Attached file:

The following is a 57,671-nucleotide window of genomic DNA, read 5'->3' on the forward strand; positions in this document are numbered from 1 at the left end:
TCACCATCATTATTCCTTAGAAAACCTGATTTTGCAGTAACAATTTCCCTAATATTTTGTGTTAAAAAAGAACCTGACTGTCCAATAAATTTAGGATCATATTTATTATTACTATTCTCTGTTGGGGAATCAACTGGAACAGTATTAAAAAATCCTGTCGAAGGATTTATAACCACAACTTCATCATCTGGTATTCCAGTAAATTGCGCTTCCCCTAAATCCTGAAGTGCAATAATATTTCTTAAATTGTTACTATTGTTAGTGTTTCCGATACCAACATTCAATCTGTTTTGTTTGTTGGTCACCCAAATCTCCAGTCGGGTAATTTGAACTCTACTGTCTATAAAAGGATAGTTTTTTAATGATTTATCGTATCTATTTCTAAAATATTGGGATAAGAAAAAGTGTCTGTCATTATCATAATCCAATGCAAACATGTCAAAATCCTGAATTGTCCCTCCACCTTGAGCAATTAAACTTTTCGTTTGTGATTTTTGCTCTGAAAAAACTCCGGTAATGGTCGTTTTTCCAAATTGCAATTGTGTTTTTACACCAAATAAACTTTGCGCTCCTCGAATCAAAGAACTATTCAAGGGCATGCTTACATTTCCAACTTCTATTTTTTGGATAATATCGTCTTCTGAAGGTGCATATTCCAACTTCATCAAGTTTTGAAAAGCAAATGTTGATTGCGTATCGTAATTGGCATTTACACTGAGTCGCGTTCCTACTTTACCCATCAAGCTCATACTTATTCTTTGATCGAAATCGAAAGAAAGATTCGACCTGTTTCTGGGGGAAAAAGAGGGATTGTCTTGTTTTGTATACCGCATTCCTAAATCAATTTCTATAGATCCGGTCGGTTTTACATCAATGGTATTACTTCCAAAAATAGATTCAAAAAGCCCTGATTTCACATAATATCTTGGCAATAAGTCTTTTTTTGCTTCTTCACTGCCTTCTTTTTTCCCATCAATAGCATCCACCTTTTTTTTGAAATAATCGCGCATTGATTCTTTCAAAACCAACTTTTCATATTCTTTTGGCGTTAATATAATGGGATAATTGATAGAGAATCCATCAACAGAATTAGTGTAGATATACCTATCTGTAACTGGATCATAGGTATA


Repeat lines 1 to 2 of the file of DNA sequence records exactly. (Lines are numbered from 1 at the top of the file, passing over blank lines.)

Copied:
The following is a 57,671-nucleotide window of genomic DNA, read 5'->3' on the forward strand; positions in this document are numbered from 1 at the left end:
TCACCATCATTATTCCTTAGAAAACCTGATTTTGCAGTAACAATTTCCCTAATATTTTGTGTTAAAAAAGAACCTGACTGTCCAATAAATTTAGGATCATATTTATTATTACTATTCTCTGTTGGGGAATCAACTGGAACAGTATTAAAAAATCCTGTCGAAGGATTTATAACCACAACTTCATCATCTGGTATTCCAGTAAATTGCGCTTCCCCTAAATCCTGAAGTGCAATAATATTTCTTAAATTGTTACTATTGTTAGTGTTTCCGATACCAACATTCAATCTGTTTTGTTTGTTGGTCACCCAAATCTCCAGTCGGGTAATTTGAACTCTACTGTCTATAAAAGGATAGTTTTTTAATGATTTATCGTATCTATTTCTAAAATATTGGGATAAGAAAAAGTGTCTGTCATTATCATAATCCAATGCAAACATGTCAAAATCCTGAATTGTCCCTCCACCTTGAGCAATTAAACTTTTCGTTTGTGATTTTTGCTCTGAAAAAACTCCGGTAATGGTCGTTTTTCCAAATTGCAATTGTGTTTTTACACCAAATAAACTTTGCGCTCCTCGAATCAAAGAACTATTCAAGGGCATGCTTACATTTCCAACTTCTATTTTTTGGATAATATCGTCTTCTGAAGGTGCATATTCCAACTTCATCAAGTTTTGAAAAGCAAATGTTGATTGCGTATCGTAATTGGCATTTACACTGAGTCGCGTTCCTACTTTACCCATCAAGCTCATACTTATTCTTTGATCGAAATCGAAAGAAAGATTCGACCTGTTTCTGGGGGAAAAAGAGGGATTGTCTTGTTTTGTATACCGCATTCCTAAATCAATTTCTATAGATCCGGTCGGTTTTACATCAATGGTATTACTTCCAAAAATAGATTCAAAAAGCCCTGATTTCACATAATATCTTGGCAATAAGTCTTTTTTTGCTTCTTCACTGCCTTCTTTTTTCCCATCAATAGCATCCACCTTTTTTTTGAAATAATCGCGCATTGATTCTTTCAAAACCAACTTTTCATATTCTTTTGGCGTTAATATAATGGGATAATTGATAGAGAATCCATCAACAGAATTAGTGTAGATATACCTATCTGTAACTGGATCATAGGTATA